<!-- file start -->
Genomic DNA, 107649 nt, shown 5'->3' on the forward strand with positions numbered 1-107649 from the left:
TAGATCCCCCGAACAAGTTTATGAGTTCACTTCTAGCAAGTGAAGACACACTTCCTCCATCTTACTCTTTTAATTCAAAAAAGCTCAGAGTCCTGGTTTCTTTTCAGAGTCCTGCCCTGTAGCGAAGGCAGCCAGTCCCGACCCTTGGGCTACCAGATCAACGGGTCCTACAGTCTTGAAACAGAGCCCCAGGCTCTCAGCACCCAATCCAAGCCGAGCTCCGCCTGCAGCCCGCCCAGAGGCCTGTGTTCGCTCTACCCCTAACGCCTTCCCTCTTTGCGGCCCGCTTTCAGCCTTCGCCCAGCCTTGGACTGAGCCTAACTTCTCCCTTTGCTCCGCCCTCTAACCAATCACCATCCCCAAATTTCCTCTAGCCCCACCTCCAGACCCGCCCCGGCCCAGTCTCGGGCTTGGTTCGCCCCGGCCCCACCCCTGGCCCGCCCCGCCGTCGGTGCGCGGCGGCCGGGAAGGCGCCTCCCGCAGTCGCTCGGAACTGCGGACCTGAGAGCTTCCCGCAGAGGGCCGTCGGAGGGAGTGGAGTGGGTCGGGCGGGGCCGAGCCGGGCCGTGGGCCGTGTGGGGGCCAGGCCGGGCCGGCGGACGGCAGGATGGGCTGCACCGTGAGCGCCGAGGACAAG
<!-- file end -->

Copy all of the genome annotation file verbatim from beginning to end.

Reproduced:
Genomic DNA, 107649 nt, shown 5'->3' on the forward strand with positions numbered 1-107649 from the left:
TAGATCCCCCGAACAAGTTTATGAGTTCACTTCTAGCAAGTGAAGACACACTTCCTCCATCTTACTCTTTTAATTCAAAAAAGCTCAGAGTCCTGGTTTCTTTTCAGAGTCCTGCCCTGTAGCGAAGGCAGCCAGTCCCGACCCTTGGGCTACCAGATCAACGGGTCCTACAGTCTTGAAACAGAGCCCCAGGCTCTCAGCACCCAATCCAAGCCGAGCTCCGCCTGCAGCCCGCCCAGAGGCCTGTGTTCGCTCTACCCCTAACGCCTTCCCTCTTTGCGGCCCGCTTTCAGCCTTCGCCCAGCCTTGGACTGAGCCTAACTTCTCCCTTTGCTCCGCCCTCTAACCAATCACCATCCCCAAATTTCCTCTAGCCCCACCTCCAGACCCGCCCCGGCCCAGTCTCGGGCTTGGTTCGCCCCGGCCCCACCCCTGGCCCGCCCCGCCGTCGGTGCGCGGCGGCCGGGAAGGCGCCTCCCGCAGTCGCTCGGAACTGCGGACCTGAGAGCTTCCCGCAGAGGGCCGTCGGAGGGAGTGGAGTGGGTCGGGCGGGGCCGAGCCGGGCCGTGGGCCGTGTGGGGGCCAGGCCGGGCCGGCGGACGGCAGGATGGGCTGCACCGTGAGCGCCGAGGACAAG